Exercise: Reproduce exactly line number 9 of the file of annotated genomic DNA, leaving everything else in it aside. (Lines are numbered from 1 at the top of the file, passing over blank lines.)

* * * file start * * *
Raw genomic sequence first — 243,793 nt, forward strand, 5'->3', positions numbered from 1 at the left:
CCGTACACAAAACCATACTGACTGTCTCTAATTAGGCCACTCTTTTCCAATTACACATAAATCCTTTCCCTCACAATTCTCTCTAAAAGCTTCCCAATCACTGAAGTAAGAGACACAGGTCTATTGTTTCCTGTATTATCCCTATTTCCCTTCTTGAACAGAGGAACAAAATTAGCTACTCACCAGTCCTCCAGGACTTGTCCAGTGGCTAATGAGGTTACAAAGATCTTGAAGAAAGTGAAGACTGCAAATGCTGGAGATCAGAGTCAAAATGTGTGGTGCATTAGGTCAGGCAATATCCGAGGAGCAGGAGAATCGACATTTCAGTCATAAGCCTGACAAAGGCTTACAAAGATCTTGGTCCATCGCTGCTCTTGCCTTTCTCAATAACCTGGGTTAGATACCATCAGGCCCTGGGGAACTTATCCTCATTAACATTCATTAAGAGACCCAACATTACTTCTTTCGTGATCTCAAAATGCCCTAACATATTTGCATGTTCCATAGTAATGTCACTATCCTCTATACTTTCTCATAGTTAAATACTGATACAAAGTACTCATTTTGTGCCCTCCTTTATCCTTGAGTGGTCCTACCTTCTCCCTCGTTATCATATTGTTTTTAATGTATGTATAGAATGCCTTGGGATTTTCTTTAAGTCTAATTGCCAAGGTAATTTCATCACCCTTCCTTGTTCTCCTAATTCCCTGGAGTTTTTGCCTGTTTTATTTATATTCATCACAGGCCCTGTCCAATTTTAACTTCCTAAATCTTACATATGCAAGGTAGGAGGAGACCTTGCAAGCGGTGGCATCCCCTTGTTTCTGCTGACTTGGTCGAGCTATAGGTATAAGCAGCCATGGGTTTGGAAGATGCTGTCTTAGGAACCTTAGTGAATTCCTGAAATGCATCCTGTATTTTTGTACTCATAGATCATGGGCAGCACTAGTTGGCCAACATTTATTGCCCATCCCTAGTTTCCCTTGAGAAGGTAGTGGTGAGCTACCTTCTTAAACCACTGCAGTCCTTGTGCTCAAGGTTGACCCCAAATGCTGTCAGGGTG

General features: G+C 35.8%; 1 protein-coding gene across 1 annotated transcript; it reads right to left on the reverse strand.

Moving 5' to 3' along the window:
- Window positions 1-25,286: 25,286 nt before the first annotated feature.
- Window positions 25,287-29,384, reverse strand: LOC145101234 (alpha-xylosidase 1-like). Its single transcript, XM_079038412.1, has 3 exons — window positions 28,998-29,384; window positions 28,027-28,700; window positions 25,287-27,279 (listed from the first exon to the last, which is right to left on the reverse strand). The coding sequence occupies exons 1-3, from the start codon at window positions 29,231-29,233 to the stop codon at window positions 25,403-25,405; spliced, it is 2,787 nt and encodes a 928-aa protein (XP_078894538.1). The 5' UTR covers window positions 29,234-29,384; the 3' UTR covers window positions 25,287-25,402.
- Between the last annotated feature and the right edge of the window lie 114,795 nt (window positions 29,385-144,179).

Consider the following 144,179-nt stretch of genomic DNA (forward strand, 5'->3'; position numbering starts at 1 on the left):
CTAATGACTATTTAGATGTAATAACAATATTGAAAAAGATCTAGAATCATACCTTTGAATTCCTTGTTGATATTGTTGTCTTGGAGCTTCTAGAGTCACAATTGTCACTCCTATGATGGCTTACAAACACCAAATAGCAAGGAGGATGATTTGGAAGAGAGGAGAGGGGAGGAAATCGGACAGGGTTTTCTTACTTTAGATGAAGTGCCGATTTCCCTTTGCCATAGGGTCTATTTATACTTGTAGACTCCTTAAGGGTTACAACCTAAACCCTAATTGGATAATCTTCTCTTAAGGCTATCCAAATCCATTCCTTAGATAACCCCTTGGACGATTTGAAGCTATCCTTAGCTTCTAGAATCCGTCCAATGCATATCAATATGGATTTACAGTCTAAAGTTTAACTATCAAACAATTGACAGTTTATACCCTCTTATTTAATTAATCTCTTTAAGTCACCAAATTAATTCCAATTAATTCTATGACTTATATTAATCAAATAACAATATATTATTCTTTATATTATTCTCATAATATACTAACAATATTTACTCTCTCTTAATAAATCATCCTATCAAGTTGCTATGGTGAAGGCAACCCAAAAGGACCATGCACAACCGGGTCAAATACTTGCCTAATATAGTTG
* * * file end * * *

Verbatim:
CTAATGACTATTTAGATGTAATAACAATATTGAAAAAGATCTAGAATCATACCTTTGAATTCCTTGTTGATATTGTTGTCTTGGAGCTTCTAGAGTCACAATTGTCACTCCTATGATGGCTTACAAACACCAAATAGCAAGGAGGATGATTTGGAAGAGAGGAGAGGGGAGGAAATCGGACAGGGTTTTCTTACTTTAGATGAAGTGCCGATTTCCCTTTGCCATAGGGTCTATTTATACTTGTAGACTCCTTAAGGGTTACAACCTAAACCCTAATTGGATAATCTTCTCTTAAGGCTATCCAAATCCATTCCTTAGATAACCCCTTGGACGATTTGAAGCTATCCTTAGCTTCTAGAATCCGTCCAATGCATATCAATATGGATTTACAGTCTAAAGTTTAACTATCAAACAATTGACAGTTTATACCCTCTTATTTAATTAATCTCTTTAAGTCACCAAATTAATTCCAATTAATTCTATGACTTATATTAATCAAATAACAATATATTATTCTTTATATTATTCTCATAATATACTAACAATATTTACTCTCTCTTAATAAATCATCCTATCAAGTTGCTATGGTGAAGGCAACCCAAAAGGACCATGCACAACCGGGTCAAATACTTGCCTAATATAGTTG